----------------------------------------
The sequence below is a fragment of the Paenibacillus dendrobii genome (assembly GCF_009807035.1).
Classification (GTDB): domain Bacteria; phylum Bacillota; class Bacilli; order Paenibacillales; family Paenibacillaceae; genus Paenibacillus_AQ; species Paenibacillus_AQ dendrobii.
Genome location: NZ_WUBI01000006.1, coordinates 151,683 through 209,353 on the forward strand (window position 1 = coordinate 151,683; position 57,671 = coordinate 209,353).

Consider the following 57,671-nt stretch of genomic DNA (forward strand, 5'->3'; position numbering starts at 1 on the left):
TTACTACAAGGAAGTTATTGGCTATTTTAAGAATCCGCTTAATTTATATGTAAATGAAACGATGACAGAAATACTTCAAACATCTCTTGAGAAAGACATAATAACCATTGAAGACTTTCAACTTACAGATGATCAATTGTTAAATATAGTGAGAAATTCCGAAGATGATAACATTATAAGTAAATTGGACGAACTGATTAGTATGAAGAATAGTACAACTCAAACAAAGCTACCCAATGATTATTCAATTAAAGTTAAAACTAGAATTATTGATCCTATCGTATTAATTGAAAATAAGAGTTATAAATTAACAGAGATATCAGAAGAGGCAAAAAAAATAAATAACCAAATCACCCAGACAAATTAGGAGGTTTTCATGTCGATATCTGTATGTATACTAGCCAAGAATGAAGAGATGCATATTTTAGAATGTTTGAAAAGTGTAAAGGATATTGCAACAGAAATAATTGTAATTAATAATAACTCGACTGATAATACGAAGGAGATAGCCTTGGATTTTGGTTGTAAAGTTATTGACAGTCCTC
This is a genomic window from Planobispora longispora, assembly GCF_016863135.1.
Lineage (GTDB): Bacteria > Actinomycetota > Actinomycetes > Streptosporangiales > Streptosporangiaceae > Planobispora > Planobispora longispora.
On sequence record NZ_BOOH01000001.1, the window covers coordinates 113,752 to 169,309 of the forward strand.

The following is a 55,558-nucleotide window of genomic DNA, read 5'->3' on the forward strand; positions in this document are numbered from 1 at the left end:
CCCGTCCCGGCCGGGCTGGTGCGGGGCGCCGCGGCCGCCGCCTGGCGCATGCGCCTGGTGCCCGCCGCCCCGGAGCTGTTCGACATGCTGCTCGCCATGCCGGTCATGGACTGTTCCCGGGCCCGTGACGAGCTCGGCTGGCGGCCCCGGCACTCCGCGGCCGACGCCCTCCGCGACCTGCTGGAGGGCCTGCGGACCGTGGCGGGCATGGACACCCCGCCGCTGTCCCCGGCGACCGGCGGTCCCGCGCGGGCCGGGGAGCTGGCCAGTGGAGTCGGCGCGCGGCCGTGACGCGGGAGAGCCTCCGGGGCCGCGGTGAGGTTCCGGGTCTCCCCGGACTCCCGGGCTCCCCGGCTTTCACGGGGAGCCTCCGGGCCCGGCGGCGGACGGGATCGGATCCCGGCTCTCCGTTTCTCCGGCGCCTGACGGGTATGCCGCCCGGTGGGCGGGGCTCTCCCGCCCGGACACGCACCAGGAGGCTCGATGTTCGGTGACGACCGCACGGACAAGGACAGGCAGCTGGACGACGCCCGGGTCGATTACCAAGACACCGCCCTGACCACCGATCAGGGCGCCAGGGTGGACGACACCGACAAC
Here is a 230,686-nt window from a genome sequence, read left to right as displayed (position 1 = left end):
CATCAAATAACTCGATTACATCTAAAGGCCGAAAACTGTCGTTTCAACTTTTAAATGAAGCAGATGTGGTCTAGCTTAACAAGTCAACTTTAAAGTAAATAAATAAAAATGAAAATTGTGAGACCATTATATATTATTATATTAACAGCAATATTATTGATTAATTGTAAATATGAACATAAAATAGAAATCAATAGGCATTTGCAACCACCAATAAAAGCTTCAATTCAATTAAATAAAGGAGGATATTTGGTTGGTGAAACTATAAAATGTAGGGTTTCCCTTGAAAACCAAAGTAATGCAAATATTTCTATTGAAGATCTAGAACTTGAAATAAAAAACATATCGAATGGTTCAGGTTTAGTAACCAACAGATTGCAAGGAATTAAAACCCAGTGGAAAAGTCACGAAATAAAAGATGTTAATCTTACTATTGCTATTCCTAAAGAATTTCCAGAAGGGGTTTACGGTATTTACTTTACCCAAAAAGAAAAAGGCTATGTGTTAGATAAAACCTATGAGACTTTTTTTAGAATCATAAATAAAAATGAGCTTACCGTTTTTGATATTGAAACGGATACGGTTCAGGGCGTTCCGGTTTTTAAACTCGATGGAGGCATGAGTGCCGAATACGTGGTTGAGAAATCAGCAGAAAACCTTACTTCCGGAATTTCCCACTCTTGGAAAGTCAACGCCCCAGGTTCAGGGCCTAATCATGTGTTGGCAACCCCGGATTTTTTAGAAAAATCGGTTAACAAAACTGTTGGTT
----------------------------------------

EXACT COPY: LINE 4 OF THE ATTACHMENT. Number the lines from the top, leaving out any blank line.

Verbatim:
Consider the following 57,671-nt stretch of genomic DNA (forward strand, 5'->3'; position numbering starts at 1 on the left):